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Asylum Seekers Are Allowed Into U.S. For Their Day In Immigration Court


The long, perilous wait for hundreds of asylum-seekers stuck in Mexican towns on the U.S. border may soon be over. The Biden administration has begun allowing some of them into the U.S. to make their cases for asylum, reversing policies put in place by former President Trump. But now, as NPR's John Burnett reports, even more migrants are surging to the border.

JOHN BURNETT, BYLINE: Sandra Zuniga and her son, Elder, are some of the lucky ones. They were among the migrants stuck at a camp in Matamoros, Mexico, amid the rats, snakes, mosquitoes and mud. On Sunday, Zuniga and her son walked across the international bridge, received a notice to appear in U.S. immigration court and settled into a cozy condo in Brownsville, Texas. It's rented by a volunteer who befriended her.

SANDRA ZUNIGA: (Through interpreter) Glory Be to God, day I arrived, I spent the whole day crying. To end up in such a beautiful place with my own bedroom and bathroom, we passed a great test in the camp. Some people even doubted the existence of God, but we overcame.

BURNETT: Zuniga says she fled Honduras with her son to get away from an abusive husband and violent extortionists in her neighborhood. They stayed in the camp for a year. Trump had suspended most asylum applications because of the pandemic. Biden has restarted the process. And Zuniga is among the early beneficiaries of the policy change. She taught kindergarten at a free school inside the camp, and she recalled when her students realized that their ordeal was finally over.

ZUNIGA: (Through interpreter) there was a little boy who told me goodbye, crying. He always asked me, teacher, when can we leave here? He gave me a big hug and said through his tears, at last, teacher, we are crossing over.

BURNETT: There are some 25,000 migrants scattered up and down the border between Matamoros and Tijuana. Many have been waiting well over a year to press their asylum cases in the U.S. Happy experiences like Sandras have created high expectations and anxiety among the others left behind. U.S. immigration agents are admitting some asylum-seekers who've been stuck in border towns under a Trump-era program known as "Remain in Mexico," but they're doing so slowly. So far, they've not yet gotten to 400 Cubans enrolled in that program who've been waiting in Reynosa, just across the river from Hidalgo, Texas. They're crowded into apartments and doing odd jobs around town.

YADY MILAN: (Non-English language spoken).

BURNETT: "Our uncertainty is enormous because no one in Reynosa has crossed yet," says Yady Milan, a 34-year-old Cuban chemist who's trying to get to Miami. "I understand the camp in Matamoros was in precarious condition, but it's not fair that they don't acknowledge us here in Reynosa."

For the new administration, though, the larger problem may be the growing numbers of new migrants fleeing crime and poverty in Central America who've rushed to the U.S. border seeking entry. The Border Patrol is now arresting more than 1,200 unauthorized migrants a day in the Rio Grande Valley, the nation's illegal crossing hotspot. That's a sharp jump over recent months.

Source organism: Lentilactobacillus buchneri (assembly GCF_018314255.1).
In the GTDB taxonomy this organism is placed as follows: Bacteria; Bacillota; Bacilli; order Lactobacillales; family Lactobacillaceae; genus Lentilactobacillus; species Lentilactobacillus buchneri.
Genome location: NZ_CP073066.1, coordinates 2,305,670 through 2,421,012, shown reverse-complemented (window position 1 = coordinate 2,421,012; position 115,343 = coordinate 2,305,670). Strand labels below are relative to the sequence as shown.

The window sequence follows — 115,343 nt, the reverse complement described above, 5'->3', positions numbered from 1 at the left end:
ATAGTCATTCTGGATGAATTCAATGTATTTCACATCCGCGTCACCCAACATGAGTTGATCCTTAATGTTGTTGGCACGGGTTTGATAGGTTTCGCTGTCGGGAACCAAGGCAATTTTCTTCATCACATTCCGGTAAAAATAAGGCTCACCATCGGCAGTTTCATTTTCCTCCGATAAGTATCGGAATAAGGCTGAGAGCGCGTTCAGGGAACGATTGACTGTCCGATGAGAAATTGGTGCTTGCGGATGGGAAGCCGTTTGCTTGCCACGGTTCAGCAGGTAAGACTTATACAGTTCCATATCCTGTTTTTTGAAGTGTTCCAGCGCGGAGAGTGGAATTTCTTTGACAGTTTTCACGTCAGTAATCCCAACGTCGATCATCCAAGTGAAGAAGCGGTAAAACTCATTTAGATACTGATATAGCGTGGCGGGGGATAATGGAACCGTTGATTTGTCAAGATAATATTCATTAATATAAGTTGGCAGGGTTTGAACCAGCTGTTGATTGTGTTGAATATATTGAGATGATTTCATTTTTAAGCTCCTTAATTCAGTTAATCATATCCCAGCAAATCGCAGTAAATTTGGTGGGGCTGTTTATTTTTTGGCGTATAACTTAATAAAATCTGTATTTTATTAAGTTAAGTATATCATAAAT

Pastor Hector Silva runs a migrant shelter in Reynosa. He's been watching immigration cycles here since he opened his doors 26 years ago.

HECTOR SILVA: (Through interpreter) The numbers are growing. The border is getting more and more jammed up with people who were either fooled into coming here or misunderstood the new American government.

BURNETT: His new guests are people like Dilicia Mejia, who believed the new White House was flinging open the gates. She and her 16-year-old daughter, Jorlene, fled Honduras last year to Monterrey, Mexico, where she's been cleaning houses. A couple weeks ago, with Biden in charge, they hopped a bus to Reynosa, where they're waiting for an opportunity to cross.

DILICIA MEJIA: (Speaking Spanish).

BURNETT: "This is the faith we have before God," she says, kissing her fingers and raising them heavenward. "We know that Joe Biden is a good person who has made a good government."

So many migrants are now crossing into the U.S. that Washington has had to open two family shelters and reopen a facility for unaccompanied children in Texas. What's more, NPR has learned the government is converting some migrant detention centers into processing centers to get asylum-seekers out of Spartan Border Patrol holding cells so they can be quickly released into the country. Homeland Security Secretary Alejandro Mayorkas recently called the border a stressful challenge, stopping short of branding it a crisis. He insists they have not reopened the border for all asylum-seekers because of the ongoing pandemic and that now is not the time to come.

John Burnett, NPR News, Brownsville. Transcript provided by NPR, Copyright NPR.

As NPR's Southwest correspondent based in Austin, Texas, John Burnett covers immigration, border affairs, Texas news and other national assignments. In 2018, 2019 and again in 2020, he won national Edward R. Murrow Awards from the Radio-Television News Directors Association for continuing coverage of the immigration beat. In 2020, Burnett along with other NPR journalists, were finalists for a duPont-Columbia Award for their coverage of the Trump Administration's Remain in Mexico program. In December 2018, Burnett was invited to participate in a workshop on Refugees, Immigration and Border Security in Western Europe, sponsored by the RIAS Berlin Commission.